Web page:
Identify which networking events you should attend. Pick groups that’ll help you achieve your goals. Find venues that make sense for your business. When you register for an event, schedule it like a meeting.
Determine how often you should be networking. How many times in a week, month, or quarter? Visit as many groups as possible.

Attend events with a plan and always try to learn something new. Prepare yourself for the event. Develop open-ended questions to ignite a conversation. Bring business cards but don’t give your business card to everyone you meet. Give cards to those who ask you for it. Try to sit with strangers. Don’t forget to mingle.

How to Successfully Invite People To Your Business Events

Keep track of people you meet. Keep in touch with them and deepen your emotional connection. Establish a mutual beneficial relationship with other business people and potential clients/ customers. Meet with the group members individually so you get to know them better and try to build quality connections. Consider other group members as resources. focus on the group; listen and think about how you can help them. Focus on giving. Build trust within the group.

Importance Of Networking In Business

There is really no secret to building your network of contacts. There are a lot of resources out there giving tips and tricks on building business networks and expanding your realm of influence, but there are some basic principals to follow that can have a significant impact on how successful your networking events and strategies are. Paying attention to the basic details is often a more effective approach than using any "secrets."

What is the point of business networking? It is the process of building relationships with complementary businesses, business owners, and business managers to increase your influence and position within a specific market or industry. There are two points to take away here - building relationships and increasing influence and position. Relationships will naturally increase your influence, and influence creates opportunity and improved market position.

The most important value in business is the relationships that are built. Customers, clients, vendors, and colleagues all shape the relationships within a business. Like any other area in life, the quality of the relationships can have a huge impact on the outcome of your interactions with existing and potential clients, vendor/reseller relations, and every other aspect of your daily operations. Focus on building and maintaining positive relationships with your contacts (both within and outside of your company) you will quickly begin to increase your influence with your contacts.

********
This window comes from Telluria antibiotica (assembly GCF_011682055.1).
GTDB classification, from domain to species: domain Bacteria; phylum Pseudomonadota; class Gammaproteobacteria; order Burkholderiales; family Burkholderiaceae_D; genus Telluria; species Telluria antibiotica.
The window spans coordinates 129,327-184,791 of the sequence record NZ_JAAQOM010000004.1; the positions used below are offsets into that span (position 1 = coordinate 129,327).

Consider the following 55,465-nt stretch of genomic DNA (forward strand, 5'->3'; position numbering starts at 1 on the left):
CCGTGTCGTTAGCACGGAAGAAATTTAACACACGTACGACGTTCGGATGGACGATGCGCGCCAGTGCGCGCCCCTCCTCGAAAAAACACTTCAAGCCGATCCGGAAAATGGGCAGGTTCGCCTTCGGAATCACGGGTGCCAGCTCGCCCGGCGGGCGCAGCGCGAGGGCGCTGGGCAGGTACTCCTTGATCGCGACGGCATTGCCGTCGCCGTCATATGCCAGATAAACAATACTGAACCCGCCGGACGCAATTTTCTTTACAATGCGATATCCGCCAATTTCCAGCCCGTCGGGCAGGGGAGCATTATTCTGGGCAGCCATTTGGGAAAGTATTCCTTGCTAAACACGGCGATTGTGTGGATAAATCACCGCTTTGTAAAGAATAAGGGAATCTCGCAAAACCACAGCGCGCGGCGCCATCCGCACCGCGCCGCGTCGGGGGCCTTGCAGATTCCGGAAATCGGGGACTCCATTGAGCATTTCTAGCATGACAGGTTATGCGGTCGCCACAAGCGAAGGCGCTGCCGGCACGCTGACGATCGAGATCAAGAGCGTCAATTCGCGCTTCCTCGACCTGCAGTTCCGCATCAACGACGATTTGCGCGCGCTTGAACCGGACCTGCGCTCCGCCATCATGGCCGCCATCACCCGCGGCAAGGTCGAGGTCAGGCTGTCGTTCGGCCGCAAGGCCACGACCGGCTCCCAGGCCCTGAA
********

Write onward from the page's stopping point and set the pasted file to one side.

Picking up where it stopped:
How do you practically build good relationships with new contacts? There is balance and communication to work on. All relationships tend to follow a similar tract: introduction, follow-up, acquaintance, interaction, commitment. There is room between each stage for varying degrees of influence, but most relationships in business tend to fall somewhere in these five categories.

In the introduction stage, you first meet the contact, give some overviews about yourself, find out who they are, exchange contact info, and independently decide whether or not the person is worth a follow-up action. If there is the potential to have a mutually beneficial relationship, or the new contact can possibly benefit you, request permission to follow-up with that person. If you can benefit them, let them know that you would be open to a follow-up communication.

The follow-up communication is where most individuals drop the ball. It is difficult to make time in a busy schedule to get in front of your computer with the intent to follow-up on potential leads or new contacts. If you don't follow up correctly, a few things can happen:

1) you can loose out on a potential referral,
2) you could loose out on a potential client,
3) you loose out on a opportunity to get connected to a whole different network of contacts, and
4) you can loose credibility by not following up when you expressed an interest to.

If networking for increasing influence and position within a market is important to you, then follow-up opportunities should be created, not missed.